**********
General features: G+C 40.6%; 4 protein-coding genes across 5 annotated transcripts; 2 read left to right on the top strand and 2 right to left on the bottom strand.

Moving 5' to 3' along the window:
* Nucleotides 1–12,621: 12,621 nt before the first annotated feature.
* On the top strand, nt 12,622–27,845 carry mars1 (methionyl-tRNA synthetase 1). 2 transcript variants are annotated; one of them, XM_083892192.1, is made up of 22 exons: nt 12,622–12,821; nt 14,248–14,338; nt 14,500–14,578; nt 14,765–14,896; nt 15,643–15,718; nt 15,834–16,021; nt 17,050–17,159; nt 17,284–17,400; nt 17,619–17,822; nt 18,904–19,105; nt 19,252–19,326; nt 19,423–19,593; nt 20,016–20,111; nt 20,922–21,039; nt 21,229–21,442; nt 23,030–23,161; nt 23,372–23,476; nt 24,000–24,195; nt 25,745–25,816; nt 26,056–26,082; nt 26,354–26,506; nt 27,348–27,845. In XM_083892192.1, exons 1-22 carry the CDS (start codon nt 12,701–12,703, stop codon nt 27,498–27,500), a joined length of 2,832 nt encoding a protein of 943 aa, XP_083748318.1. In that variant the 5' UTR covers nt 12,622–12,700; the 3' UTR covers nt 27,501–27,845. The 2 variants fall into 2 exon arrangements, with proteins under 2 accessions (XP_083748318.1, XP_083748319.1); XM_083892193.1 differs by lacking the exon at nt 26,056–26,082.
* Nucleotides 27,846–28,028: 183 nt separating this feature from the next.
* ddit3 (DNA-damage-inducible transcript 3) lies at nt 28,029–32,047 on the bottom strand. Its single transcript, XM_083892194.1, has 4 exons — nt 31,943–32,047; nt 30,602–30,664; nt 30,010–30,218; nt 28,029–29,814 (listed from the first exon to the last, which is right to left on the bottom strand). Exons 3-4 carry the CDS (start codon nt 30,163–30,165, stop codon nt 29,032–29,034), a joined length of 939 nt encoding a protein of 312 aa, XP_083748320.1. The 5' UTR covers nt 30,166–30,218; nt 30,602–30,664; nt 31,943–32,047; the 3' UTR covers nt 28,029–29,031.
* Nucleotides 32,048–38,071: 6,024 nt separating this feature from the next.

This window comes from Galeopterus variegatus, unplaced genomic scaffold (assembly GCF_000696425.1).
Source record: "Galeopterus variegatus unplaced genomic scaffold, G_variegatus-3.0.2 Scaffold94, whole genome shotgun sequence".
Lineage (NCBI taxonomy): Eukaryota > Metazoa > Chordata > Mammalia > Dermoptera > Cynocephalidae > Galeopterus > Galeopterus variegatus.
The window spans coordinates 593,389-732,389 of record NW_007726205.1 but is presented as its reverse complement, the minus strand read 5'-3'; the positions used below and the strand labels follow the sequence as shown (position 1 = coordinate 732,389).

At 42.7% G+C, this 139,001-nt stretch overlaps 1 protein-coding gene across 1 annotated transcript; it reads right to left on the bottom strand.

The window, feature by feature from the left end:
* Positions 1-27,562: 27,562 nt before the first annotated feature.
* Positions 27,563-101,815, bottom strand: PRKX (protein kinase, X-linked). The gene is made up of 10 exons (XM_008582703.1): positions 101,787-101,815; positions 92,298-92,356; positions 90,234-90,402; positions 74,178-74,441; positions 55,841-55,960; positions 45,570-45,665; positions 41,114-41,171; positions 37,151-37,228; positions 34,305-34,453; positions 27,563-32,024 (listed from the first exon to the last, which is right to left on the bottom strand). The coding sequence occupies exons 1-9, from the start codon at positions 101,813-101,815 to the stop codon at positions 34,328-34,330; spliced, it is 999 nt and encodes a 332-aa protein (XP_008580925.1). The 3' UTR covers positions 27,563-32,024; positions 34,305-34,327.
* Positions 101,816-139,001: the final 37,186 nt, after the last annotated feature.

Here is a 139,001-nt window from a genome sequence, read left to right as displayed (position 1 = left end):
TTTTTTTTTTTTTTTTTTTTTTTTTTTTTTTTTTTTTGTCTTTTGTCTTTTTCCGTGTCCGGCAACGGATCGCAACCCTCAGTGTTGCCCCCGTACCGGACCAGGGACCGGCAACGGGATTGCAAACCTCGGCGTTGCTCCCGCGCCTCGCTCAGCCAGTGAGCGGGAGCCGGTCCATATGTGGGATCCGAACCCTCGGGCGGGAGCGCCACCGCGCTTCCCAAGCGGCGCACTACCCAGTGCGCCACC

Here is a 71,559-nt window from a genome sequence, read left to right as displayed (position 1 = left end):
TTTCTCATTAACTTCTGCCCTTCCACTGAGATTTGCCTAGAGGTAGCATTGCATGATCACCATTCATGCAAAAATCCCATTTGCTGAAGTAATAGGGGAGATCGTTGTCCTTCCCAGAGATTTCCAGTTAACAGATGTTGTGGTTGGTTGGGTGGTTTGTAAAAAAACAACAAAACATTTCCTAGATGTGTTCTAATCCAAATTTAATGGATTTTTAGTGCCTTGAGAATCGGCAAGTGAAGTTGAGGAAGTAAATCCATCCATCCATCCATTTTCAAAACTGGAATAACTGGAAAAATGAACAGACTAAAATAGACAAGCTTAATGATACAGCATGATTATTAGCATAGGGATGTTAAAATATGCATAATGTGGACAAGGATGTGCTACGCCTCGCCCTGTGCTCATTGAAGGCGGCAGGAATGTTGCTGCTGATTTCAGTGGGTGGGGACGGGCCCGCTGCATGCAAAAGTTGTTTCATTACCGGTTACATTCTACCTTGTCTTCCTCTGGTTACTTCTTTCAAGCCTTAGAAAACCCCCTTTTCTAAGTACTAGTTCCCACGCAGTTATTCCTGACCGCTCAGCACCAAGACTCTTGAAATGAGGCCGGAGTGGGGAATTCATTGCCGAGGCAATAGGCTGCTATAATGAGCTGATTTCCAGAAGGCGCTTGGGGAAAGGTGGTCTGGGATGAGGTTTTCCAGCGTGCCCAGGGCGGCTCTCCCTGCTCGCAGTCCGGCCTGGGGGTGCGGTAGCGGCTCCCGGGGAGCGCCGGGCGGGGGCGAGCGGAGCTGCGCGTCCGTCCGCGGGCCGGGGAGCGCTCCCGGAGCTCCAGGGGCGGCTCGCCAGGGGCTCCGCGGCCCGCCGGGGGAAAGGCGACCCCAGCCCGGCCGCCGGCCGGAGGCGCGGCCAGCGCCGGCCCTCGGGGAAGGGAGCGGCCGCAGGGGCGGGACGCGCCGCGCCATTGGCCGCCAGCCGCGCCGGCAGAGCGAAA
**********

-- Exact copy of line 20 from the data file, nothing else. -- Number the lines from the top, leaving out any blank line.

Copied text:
TTTCTCATTAACTTCTGCCCTTCCACTGAGATTTGCCTAGAGGTAGCATTGCATGATCACCATTCATGCAAAAATCCCATTTGCTGAAGTAATAGGGGAGATCGTTGTCCTTCCCAGAGATTTCCAGTTAACAGATGTTGTGGTTGGTTGGGTGGTTTGTAAAAAAACAACAAAACATTTCCTAGATGTGTTCTAATCCAAATTTAATGGATTTTTAGTGCCTTGAGAATCGGCAAGTGAAGTTGAGGAAGTAAATCCATCCATCCATCCATTTTCAAAACTGGAATAACTGGAAAAATGAACAGACTAAAATAGACAAGCTTAATGATACAGCATGATTATTAGCATAGGGATGTTAAAATATGCATAATGTGGACAAGGATGTGCTACGCCTCGCCCTGTGCTCATTGAAGGCGGCAGGAATGTTGCTGCTGATTTCAGTGGGTGGGGACGGGCCCGCTGCATGCAAAAGTTGTTTCATTACCGGTTACATTCTACCTTGTCTTCCTCTGGTTACTTCTTTCAAGCCTTAGAAAACCCCCTTTTCTAAGTACTAGTTCCCACGCAGTTATTCCTGACCGCTCAGCACCAAGACTCTTGAAATGAGGCCGGAGTGGGGAATTCATTGCCGAGGCAATAGGCTGCTATAATGAGCTGATTTCCAGAAGGCGCTTGGGGAAAGGTGGTCTGGGATGAGGTTTTCCAGCGTGCCCAGGGCGGCTCTCCCTGCTCGCAGTCCGGCCTGGGGGTGCGGTAGCGGCTCCCGGGGAGCGCCGGGCGGGGGCGAGCGGAGCTGCGCGTCCGTCCGCGGGCCGGGGAGCGCTCCCGGAGCTCCAGGGGCGGCTCGCCAGGGGCTCCGCGGCCCGCCGGGGGAAAGGCGACCCCAGCCCGGCCGCCGGCCGGAGGCGCGGCCAGCGCCGGCCCTCGGGGAAGGGAGCGGCCGCAGGGGCGGGACGCGCCGCGCCATTGGCCGCCAGCCGCGCCGGCAGAGCGAAA